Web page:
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1. Overview

This was a hand-operated type casting mold intended to allow the printer to copy existing types whose matrices were unavailable. It seems to have been made in England in the early 1950s by either Unicast Ltd. (as attested in one advertisement) or Ufina Ltd. (as attested in a 2002 article); it is likely that these were the same company.

It was a lever-operated mold quite similar to the Typofix from the 1920s. (The similar mold for the Brimulta Sortsmaster used a slightly different lever configuration.)

Alan Brignull has photographed a advertisement for the Unicast from the September, 1952 issue of British Printer. This image is on his flickr account, at: http://www.flickr.com/photos/alan98/8577240488

This advertisement describes it as a "Hand Lever Typecasting Machine" and gives its capacity as "1 1/4 inches square." This is a curious measurement for type (a printer might have expected a measurement of about 90 points). The manufacturer was Unicast Ltd., 5 St. James's Place, London.

2. Other References

2.1. Small Printer (1992)

In 1992 in the English magazine Small Printer there were several references to the Unicast and to the Brimulta Sortsmaster.

Alan Brignull has tracked these down, and posted his findings to the LETPRESS list on 2013-03-21. We are very much in his debt for his work in identifying this device.

It appears that a photograph of a small casting device was published in the March 1992 number (p. 73). Alan has identified this machine as a Unicast (and discovered an original 1952 ad for it (see above).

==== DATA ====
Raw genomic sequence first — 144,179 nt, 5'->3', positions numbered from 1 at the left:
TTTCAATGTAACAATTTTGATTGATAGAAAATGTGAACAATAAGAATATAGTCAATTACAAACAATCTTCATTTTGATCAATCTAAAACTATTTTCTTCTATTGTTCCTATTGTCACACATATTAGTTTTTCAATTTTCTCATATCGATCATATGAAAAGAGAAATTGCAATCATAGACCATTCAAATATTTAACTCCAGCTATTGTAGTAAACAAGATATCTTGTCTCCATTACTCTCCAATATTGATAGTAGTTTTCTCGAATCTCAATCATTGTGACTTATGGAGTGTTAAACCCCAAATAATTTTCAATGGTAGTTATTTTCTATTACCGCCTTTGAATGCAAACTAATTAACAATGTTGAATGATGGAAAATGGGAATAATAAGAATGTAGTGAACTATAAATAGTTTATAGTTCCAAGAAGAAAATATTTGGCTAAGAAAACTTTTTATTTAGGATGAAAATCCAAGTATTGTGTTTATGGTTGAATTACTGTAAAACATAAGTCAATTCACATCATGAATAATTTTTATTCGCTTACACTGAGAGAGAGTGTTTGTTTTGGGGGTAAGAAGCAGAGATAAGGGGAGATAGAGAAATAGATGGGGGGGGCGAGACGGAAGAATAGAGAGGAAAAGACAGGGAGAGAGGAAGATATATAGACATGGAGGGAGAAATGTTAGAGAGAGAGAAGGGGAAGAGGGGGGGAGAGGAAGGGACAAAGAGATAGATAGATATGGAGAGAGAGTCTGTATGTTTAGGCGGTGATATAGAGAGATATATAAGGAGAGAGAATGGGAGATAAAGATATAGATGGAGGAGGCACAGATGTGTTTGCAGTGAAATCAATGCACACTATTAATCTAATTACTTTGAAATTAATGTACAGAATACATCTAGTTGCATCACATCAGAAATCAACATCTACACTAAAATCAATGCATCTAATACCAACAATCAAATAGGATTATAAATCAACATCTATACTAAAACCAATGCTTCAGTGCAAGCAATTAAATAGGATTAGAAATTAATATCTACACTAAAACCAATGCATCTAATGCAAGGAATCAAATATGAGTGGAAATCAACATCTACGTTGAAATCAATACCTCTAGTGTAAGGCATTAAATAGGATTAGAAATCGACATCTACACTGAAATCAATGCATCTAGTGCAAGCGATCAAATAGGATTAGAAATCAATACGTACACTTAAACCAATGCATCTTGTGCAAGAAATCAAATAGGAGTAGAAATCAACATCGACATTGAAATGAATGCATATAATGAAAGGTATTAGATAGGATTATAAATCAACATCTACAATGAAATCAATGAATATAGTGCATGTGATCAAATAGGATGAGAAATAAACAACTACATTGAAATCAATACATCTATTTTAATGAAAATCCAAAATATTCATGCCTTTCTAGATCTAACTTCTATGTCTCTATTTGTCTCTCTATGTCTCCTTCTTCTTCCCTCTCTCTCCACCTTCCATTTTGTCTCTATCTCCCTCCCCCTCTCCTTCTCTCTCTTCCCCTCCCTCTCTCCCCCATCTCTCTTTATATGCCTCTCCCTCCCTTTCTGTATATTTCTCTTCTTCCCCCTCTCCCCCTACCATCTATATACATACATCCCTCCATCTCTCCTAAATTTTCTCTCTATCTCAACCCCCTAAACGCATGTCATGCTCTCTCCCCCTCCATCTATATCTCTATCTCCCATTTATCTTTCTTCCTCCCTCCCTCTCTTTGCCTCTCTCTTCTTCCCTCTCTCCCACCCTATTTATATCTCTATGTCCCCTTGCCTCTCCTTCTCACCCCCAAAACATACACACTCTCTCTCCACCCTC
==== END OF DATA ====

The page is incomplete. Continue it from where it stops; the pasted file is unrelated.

In a later number, in a letter under the heading "UNUSUAL OBJECT," a correspondent (John T. Harrison) described the use of this device. Alan Brignull has cited this and excerpted from it in his 2013-03-21 LETPRESS posting. The device described must have been a Unicast rather than a Brimulta, because its operation involved a ladle rather than a force pump. Harrison wrote that when he examined the device around 1955 he found that "the accuracy of the resulting type was not really acceptable."

In a possibly later letter ("(5721) Bristol OLD MACHINES") from the same publication, available in a Google Books snippet, another writer thanks "those people who wrote to me explaining the use of my sorts master (March letters — What is it)..." It is not entirely clear if the two machines (Unicast, Brimulta) were being discussed together or if they were being conflated.

2.2. Print Week (2002)

A brief article on the Unicast appeared in the journal Print Week in May 2002 under the title "PRINT'S PAST: The Unicast hand-lever type-caster." This article is available online for free viewing (after answering two marketing questions) via Gale's "AccessMyLibrary" website at: http://www.accessmylibrary.com/article-1G1-87060832/prints-past-unicast-hand.html

There are, however, two points in this article which deserver further study.

First, it implies that the mold was used in one position, and that the matrix was first cast at the top of the mold and then removed and replaced into the bottom. But the mold looks almost exactly like the Typofix and, like the Typofix, has provisions for being easily inverted. The Typofix was used by casting the matrix with the mold in one position and then inverting the mold for casting type. The instructions for the Typofix are quite useful when looking at the Unicast.